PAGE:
ALBUM REVIEW: Nicolas Jaar - Space Is Only Noise


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B+ | Circus | 3.01.11 | MOG | AMAZON | INSOUND

Nicolas Jaar’s Space Is Only Noise is the type of album that teeters on the edge of something special, wobbling between utter brilliance and the plunging cliff reserved for those records that try to do a lot but end up stretching a bit too far. The album’s fourteen tracks are stuffed so silly with ideas that the main thematic elements are often overwhelmed, requiring the listener to either hone in or tune out. Jaar anticipates that tendency, though, and Space Is Noise attempts to tackle the threat of becoming background noise by tackling its harshest volleys head on; most of the time, it succeeds.

Take, for example, the album’s opening seconds. “Être” begins with the sound of waves washing against a shore, as two men exchange lines in French. Soon, as the Frenchmen vanish and the waves continue to lap, a film voiceover monotones a meditative riff: “Look, it’s a body, floating into the land. Now it’s a body swimming out into the water. Now it’s the land itself, here, that is a body; a body of land. It’s the water itself that’s a body of water.” The French voice returns, and by the time the first true note of the album sounds, we are over a minute into the track. You want background nature sounds? Jaar asks. Here you go. Do your best.

These are not background nature sounds. In fact, Space Is Only Noise presents some of the most expansive experimental minimalism being made today, equally the product of a life in the studio and a life in the world. Jaar, a 21 year old student at Brown University (yeah, what are you doing with your life?), spins together a confluence of influences; stunted and breathy vocal samples beat underneath fluidly classical piano melodies, ticking synthetic pulses underlie the sound of kids on the playground. On the album’s second track, “Colomb,” which broods with rounded electric organ, a particularly fascinating instrument appears – first quietly and then in a storm. It sounds like a small wooden ball being dropped from a height onto a tightly stretched drum; it sounds like raindrops.

Those raindrops are sprinkled throughout the album, continuing the watery theme of the first seconds of “Être.” One can only guess that Jaar means for us to find something there, in that thematic element. Perhaps a statement on the fluidity of music? A quest for the soothing, repetitive qualities of nature? To me, it’s the interplay of the organic and the manmade – the attempt to mimic the natural world within worlds of our own.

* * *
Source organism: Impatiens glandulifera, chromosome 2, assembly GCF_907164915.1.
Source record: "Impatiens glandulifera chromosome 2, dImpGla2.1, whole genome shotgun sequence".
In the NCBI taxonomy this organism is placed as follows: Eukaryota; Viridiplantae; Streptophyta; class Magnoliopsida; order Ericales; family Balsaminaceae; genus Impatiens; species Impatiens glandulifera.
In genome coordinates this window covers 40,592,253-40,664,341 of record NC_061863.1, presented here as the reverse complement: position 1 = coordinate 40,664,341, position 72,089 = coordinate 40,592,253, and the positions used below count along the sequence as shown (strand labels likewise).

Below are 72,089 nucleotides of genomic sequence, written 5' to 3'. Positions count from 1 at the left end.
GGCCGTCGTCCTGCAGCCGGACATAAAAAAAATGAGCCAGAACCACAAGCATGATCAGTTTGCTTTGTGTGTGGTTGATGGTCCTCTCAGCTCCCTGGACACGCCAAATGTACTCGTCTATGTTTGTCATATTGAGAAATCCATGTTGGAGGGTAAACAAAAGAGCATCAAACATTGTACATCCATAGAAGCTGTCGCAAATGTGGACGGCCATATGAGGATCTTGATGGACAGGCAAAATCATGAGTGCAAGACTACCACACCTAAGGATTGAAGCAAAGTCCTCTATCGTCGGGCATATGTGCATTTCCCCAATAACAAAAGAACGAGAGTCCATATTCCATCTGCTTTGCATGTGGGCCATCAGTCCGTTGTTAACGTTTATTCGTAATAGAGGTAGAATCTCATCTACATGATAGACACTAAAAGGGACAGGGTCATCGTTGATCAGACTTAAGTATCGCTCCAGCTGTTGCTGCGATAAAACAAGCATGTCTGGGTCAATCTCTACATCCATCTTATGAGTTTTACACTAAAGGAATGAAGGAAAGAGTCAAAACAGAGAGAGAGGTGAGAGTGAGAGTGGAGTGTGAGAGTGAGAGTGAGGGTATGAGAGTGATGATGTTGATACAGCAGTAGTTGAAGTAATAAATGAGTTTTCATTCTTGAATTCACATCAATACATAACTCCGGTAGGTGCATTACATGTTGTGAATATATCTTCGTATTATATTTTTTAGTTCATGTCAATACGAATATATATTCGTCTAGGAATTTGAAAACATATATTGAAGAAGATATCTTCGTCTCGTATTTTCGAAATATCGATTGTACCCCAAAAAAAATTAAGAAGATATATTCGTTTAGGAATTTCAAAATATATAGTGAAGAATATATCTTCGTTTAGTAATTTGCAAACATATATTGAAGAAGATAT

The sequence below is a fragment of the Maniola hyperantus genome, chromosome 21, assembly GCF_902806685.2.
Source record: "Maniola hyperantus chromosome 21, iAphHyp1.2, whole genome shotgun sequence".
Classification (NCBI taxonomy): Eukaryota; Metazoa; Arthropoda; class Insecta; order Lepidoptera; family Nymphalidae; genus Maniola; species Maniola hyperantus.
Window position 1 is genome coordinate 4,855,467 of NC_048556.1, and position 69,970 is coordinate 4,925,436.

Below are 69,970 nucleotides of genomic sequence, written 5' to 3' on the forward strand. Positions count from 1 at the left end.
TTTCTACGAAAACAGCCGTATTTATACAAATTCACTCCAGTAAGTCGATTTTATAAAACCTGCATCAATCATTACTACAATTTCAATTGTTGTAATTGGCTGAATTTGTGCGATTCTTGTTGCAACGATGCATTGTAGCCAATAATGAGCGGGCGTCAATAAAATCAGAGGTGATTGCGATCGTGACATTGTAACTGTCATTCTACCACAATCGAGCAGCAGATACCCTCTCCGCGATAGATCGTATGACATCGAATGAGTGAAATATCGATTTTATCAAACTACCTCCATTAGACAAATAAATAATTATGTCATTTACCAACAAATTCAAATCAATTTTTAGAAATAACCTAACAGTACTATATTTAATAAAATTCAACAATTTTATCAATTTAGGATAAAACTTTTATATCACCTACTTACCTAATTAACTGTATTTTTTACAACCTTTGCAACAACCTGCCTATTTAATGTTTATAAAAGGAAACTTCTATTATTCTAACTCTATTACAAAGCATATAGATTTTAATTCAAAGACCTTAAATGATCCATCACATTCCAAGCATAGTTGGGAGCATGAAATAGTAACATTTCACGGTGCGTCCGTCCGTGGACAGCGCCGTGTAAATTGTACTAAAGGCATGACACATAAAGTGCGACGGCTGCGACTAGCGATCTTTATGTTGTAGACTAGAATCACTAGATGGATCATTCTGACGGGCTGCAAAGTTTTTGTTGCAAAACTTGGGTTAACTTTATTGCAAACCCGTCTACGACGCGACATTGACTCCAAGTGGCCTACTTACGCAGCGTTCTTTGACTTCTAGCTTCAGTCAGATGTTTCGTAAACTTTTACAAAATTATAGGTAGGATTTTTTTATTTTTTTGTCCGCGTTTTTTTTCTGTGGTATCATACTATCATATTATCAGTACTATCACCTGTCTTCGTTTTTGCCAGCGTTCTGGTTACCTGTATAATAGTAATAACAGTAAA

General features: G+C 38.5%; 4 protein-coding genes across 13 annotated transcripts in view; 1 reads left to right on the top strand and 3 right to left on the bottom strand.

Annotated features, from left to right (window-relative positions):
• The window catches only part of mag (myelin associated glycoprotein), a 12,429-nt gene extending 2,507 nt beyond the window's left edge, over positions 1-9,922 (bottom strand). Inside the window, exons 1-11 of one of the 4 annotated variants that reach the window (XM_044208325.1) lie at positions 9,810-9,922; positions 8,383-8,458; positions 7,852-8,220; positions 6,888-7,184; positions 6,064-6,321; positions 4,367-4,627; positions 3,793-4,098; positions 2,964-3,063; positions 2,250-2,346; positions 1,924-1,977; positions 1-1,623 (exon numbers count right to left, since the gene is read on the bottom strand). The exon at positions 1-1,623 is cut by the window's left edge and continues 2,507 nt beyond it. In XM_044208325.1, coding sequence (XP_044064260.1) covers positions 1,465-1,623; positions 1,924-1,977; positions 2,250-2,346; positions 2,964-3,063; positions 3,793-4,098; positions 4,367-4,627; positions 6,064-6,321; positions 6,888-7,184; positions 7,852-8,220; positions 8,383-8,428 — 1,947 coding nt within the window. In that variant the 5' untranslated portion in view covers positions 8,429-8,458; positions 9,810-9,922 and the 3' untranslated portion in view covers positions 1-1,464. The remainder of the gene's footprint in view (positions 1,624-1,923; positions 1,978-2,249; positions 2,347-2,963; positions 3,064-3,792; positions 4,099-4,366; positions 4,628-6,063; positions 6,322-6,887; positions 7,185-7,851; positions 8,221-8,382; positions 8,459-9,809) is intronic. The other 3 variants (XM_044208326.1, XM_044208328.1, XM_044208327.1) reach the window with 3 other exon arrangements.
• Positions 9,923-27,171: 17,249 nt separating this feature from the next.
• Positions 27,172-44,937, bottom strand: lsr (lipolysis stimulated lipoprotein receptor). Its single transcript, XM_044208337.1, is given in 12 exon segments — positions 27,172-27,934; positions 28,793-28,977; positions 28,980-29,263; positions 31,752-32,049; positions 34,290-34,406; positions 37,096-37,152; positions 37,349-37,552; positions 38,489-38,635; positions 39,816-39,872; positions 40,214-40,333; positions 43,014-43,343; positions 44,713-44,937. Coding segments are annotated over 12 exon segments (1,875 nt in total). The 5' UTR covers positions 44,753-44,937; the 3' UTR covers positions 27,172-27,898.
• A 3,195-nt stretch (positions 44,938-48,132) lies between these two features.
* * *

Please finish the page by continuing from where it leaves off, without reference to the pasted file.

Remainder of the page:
That search has seemingly led Jaar far and wide, leaving cultural and aural remnants scattered all around these tracks. Space Is Noise is an amalgamation of cultures and genres. Many of the album’s tracks are instrumental, while others contain lyrics in French, Spanish, and English. Jaar samples children, conversations, and even Ray Charles on the melancholy “I Got A Woman.” Some tracks, like drum-riff “Trace,” interstitial exercise “Sunflower,” and the robo-voiced “Specters Of The Future” seem to be more sketches than complete songs, each exploring a different element of sound as if to peer down a path to catch a glimpse at what might lie at the end. “Variations” simultaneously recalls The Nutcracker and a Flying Lotus show. There are so many vignettes to explore here that it’s almost maddening.

The album’s propensity to start in one direction only to promptly reverse is often frustrating; the raindrop effects so omnipresent on the album’s first handful of tracks are all but absent in the latter songs. The middle of the album has an experiment dance vibe that simultaneously channels dubstep and the 1980s, only to revert more abstract works toward the record’s close. It’s tough to find a groove when listening to Space Is Noise, and even tougher to stay there once you’ve settled in.

Jaar’s pleasantly unobtrusive style makes it completely comfortable to let Space Is Noise fade into the background. This isn’t a draining album to listen to, but it might take three or four spins before you even begin to process what is going on in a general sense. More than anything else, this album is exciting. Not exciting in the sense that it’s an upbeat and electrifying album, but in the sense that Nicolas Jaar is all of 21 years old and making music that sounds like this.

There are so many interesting rabbit holes on Space Is Noise as to render Jaar’s career trajectory nearly impossible to predict. The album’s title track hints that he could fill James Murphy’s soon to be empty shoes. Other songs lump him closer to Four Tet or James Blake. No matter where he ends up, though, this album is a fantastic start. Space Is Noise won’t grab you by the collar and force you to listen – it doesn’t shout. Instead, it waits for its moments, speaking slowly and softly when there’s something to be said. You can choose to ignore Nicolas Jaar, but when you start paying attention, he’ll have something interesting to say.

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